My final selection – Five in 5

I knew from the moment I walked into the house it had to be Moira with the tulips as the key image. Vivid, graceful strokes from hands that not only know art, but know flora expertly. I took a fair few images of this wall; natural light making the wall too dark and the white background tinted by the yellow wash from the kitchen; flash light difficult to fill uniformly and a tendency to blend Moira into the 2-dimensions of the wall. I was learning my trade today, that’s for sure. The image I selected, I felt reflected Moira’s persona, her hands pointing to the tulips, stating to the World: ‘this is who I am and these are my tools’. Her manu propria tulipa.

I could have chosen dozens more images to capture Moira’s essence; sat, relaxed and confident in the natural light of the bright yellow kitchen, hands around the mug as if protecting her work-tools by keeping them warm; stood either by a window or bookshelf pointing at the reference illustrations; gesticulating and explaining the various techniques used to craft a specific print. How to distil these into only 4 more images? In my final analysis there were 2 themes jumping out at me.

The 2 images with books reflected the reference illustrations that were so key to Moira’s link with the past and the validation of her journey; one image from the hand-annotated book on plants from the soft window light, the other of Moira’s hands lovingly stroking the page from ‘Art in Nature’, the old friend.

The final 2 were close-ups of the hardened tools of Moira’s trade; balletic, illustrative, explanatory. What else but to depict an illustrator?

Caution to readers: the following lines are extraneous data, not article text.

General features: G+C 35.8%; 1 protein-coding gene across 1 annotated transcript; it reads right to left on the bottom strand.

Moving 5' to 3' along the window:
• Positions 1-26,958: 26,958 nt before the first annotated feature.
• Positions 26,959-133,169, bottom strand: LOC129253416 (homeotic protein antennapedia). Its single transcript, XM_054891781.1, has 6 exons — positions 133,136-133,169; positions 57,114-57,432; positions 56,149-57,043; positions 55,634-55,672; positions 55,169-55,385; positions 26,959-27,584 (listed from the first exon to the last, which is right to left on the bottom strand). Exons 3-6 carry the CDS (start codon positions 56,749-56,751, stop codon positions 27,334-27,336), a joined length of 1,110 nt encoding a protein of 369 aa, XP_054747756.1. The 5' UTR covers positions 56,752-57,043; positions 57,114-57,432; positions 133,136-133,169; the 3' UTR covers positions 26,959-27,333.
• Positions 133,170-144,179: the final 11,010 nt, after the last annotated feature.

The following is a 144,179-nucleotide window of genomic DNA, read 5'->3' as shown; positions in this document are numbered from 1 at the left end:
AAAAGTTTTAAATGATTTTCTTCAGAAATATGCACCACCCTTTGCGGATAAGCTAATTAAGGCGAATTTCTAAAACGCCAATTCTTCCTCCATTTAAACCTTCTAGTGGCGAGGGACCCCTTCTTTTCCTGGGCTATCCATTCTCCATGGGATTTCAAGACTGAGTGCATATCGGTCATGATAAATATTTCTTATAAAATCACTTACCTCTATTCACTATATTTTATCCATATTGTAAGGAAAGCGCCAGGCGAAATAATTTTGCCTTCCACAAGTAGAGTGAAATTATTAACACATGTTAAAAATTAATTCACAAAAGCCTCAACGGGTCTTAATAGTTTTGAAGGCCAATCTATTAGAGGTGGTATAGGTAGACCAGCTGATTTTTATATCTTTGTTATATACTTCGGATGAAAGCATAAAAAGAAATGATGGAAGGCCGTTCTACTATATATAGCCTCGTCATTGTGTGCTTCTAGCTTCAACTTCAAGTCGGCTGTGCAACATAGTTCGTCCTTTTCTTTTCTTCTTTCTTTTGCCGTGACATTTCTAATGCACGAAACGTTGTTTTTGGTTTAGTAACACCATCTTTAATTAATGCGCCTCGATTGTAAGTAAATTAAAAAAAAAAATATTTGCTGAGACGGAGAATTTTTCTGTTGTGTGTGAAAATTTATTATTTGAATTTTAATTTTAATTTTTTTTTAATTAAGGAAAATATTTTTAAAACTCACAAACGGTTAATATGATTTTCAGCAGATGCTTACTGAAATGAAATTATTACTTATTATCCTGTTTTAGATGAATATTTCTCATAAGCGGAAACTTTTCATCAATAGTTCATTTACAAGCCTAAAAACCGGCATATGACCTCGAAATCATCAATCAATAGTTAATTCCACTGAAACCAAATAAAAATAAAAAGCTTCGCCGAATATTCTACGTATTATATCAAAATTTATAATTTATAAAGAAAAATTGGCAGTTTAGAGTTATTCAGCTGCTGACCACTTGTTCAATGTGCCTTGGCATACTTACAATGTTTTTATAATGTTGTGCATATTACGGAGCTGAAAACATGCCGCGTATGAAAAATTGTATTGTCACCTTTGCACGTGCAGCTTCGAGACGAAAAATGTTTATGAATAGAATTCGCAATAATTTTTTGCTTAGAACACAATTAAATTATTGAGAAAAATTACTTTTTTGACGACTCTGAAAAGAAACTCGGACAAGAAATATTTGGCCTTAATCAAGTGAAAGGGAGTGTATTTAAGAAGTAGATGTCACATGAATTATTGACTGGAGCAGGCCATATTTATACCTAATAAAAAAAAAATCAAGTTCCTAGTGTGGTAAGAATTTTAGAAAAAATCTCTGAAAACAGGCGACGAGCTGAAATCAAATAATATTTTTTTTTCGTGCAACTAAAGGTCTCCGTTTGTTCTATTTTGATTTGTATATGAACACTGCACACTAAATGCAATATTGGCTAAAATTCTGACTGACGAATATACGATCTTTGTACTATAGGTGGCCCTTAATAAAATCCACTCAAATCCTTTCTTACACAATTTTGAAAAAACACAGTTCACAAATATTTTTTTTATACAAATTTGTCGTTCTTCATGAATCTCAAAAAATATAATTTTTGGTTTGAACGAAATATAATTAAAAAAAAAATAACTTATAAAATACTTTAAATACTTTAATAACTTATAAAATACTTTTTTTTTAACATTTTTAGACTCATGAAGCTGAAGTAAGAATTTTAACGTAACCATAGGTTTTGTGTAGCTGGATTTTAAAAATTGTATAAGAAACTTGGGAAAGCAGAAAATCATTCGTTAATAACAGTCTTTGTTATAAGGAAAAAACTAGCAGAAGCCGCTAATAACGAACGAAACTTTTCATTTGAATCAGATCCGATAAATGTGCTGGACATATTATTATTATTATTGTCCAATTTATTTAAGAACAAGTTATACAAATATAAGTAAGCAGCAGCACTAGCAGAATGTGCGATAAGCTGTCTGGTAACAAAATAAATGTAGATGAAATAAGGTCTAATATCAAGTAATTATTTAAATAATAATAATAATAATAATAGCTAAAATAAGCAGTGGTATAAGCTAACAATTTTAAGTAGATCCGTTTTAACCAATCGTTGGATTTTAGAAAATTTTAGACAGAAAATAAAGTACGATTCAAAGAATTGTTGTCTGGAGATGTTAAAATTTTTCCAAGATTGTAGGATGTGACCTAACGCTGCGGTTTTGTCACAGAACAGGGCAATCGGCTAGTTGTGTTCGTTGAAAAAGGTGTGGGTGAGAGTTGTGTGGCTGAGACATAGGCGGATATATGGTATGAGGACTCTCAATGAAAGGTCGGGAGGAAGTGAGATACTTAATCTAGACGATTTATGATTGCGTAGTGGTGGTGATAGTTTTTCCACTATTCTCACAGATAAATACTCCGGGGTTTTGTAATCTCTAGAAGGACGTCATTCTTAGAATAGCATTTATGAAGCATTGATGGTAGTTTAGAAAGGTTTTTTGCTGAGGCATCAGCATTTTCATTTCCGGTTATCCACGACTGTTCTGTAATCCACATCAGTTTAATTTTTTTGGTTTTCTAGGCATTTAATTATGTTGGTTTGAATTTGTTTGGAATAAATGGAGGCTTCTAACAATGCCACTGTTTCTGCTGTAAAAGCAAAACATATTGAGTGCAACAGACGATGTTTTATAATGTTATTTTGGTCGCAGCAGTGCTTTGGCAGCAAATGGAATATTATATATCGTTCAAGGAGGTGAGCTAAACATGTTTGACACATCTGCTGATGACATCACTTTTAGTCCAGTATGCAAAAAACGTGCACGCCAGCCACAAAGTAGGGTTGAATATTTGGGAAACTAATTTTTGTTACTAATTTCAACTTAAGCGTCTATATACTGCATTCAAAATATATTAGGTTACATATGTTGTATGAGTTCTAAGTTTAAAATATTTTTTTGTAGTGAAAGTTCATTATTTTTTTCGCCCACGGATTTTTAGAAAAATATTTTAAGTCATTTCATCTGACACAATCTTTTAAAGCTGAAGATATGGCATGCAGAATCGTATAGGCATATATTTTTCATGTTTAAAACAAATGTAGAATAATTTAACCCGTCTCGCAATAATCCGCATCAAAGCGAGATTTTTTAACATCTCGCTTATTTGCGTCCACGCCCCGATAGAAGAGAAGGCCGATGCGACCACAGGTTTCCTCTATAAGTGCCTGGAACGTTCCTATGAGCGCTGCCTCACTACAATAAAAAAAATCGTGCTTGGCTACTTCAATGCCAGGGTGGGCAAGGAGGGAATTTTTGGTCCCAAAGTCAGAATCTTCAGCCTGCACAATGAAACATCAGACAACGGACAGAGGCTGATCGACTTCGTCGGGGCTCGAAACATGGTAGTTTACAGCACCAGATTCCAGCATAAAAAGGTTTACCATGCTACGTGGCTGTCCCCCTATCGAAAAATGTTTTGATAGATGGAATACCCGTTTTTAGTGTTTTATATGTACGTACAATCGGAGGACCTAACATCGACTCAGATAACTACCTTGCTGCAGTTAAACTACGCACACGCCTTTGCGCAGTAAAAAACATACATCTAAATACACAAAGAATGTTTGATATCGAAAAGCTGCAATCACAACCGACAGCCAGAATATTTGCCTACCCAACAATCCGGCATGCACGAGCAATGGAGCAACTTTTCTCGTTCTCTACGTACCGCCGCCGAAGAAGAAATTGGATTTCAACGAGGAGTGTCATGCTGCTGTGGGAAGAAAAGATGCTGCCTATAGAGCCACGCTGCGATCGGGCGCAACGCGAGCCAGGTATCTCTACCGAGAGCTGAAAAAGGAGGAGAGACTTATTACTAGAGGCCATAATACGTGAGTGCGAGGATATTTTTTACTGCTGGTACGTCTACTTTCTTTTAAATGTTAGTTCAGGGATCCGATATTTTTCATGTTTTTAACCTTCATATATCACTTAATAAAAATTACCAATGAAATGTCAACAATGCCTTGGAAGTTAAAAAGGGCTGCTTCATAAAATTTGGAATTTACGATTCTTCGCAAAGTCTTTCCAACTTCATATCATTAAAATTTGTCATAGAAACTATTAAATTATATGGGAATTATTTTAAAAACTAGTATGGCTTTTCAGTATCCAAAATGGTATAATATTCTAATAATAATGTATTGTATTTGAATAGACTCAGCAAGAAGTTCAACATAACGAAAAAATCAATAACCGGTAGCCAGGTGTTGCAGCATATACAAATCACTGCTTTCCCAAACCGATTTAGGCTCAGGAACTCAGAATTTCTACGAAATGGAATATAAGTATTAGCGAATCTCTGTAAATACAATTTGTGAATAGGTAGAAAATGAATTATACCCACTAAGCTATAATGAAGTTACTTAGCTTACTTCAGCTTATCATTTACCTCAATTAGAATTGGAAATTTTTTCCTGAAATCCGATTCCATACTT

I forgot to ask what was behind the secret door whose frame hid between the tulip petals. Only the little door-keeper bee and Moira know. Still.

Five in 5 – it was indeed a privilege to have a private tour of the Moira Rae Carter living gallery.

 

Five in 5 – Jo Jenkins – Contemporary Artist

Jo Jenkins - Five in 5Click on image above to enlarge full screen; you can then further zoom; to return to the article press the back button on your browser

Five in 5 is a personal photography project to capture the essence of working professionals. 5 people, 5 photographs. Simple. Or is it? In the age of digital cameras, it is easy to click away on auto-setting, without truly thinking what, why or who you’re photographing, in the hope that ‘one’ image may come out right. My project aim is, therefore, for me to go back to the basic principles of photography from where I first started as a boy, reading ‘The Puffin Book of Photography’ – subject – light – situation – environment – moment. 5 elements of photography. 5 in Five.

Jo Jenkins – Behind the 5 Images

Jo Jenkins is a contemporary artist based in Chester. I met her through the Cheshire Artist Network. As I walked across the threshold of her home, her art greeted me in every corner of the house; beautiful large canvasses and prints with patterns, shades, abstracts that defined her artistic style convincingly.

As a photographer, I look at clarity; solidity; form. What surprised me was how Jo sees the world. As I observed one of her large paintings on the stairs wall, she described how there was an horizon of a hill, with the sky above and land below – where at first I only saw abstract shades, large colour patterns. Then, slowly, surely, as she described it more I began to see the hills and visualize the horizon as the image began to take 3 dimensions. So, Monsieur Photographe, light has shape even if abstract.

Jo’s studio is upstairs, with a natural softbox from the large window of the south-facing room that overlooked the Welsh hills. There will be no need for flash today, or so I thought. All around were in-progress canvasses on easels, with a noticeable array of mixed oil-paint swirls on upturned plastic container lids.